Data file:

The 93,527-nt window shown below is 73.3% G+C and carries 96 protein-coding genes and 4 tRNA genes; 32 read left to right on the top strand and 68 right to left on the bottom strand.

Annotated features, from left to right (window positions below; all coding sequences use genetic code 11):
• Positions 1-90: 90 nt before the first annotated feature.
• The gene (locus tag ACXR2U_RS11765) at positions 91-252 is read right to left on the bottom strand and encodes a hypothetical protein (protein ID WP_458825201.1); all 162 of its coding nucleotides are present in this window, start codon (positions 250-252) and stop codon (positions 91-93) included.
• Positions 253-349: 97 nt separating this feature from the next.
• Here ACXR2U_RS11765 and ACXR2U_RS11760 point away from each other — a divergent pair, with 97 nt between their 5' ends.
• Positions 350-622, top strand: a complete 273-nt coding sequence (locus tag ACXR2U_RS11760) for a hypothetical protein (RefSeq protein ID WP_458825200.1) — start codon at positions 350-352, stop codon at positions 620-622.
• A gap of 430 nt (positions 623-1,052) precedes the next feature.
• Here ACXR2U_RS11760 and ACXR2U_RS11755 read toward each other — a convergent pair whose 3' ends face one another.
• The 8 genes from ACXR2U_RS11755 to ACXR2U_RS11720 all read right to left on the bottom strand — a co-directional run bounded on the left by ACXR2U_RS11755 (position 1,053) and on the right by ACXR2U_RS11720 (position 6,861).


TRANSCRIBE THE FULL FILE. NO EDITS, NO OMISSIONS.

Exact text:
The 93,527-nt window shown below is 73.3% G+C and carries 96 protein-coding genes and 4 tRNA genes; 32 read left to right on the top strand and 68 right to left on the bottom strand.

Annotated features, from left to right (window positions below; all coding sequences use genetic code 11):
• Positions 1-90: 90 nt before the first annotated feature.
• The gene (locus tag ACXR2U_RS11765) at positions 91-252 is read right to left on the bottom strand and encodes a hypothetical protein (protein ID WP_458825201.1); all 162 of its coding nucleotides are present in this window, start codon (positions 250-252) and stop codon (positions 91-93) included.
• Positions 253-349: 97 nt separating this feature from the next.
• Here ACXR2U_RS11765 and ACXR2U_RS11760 point away from each other — a divergent pair, with 97 nt between their 5' ends.
• Positions 350-622, top strand: a complete 273-nt coding sequence (locus tag ACXR2U_RS11760) for a hypothetical protein (RefSeq protein ID WP_458825200.1) — start codon at positions 350-352, stop codon at positions 620-622.
• A gap of 430 nt (positions 623-1,052) precedes the next feature.
• Here ACXR2U_RS11760 and ACXR2U_RS11755 read toward each other — a convergent pair whose 3' ends face one another.
• The 8 genes from ACXR2U_RS11755 to ACXR2U_RS11720 all read right to left on the bottom strand — a co-directional run bounded on the left by ACXR2U_RS11755 (position 1,053) and on the right by ACXR2U_RS11720 (position 6,861).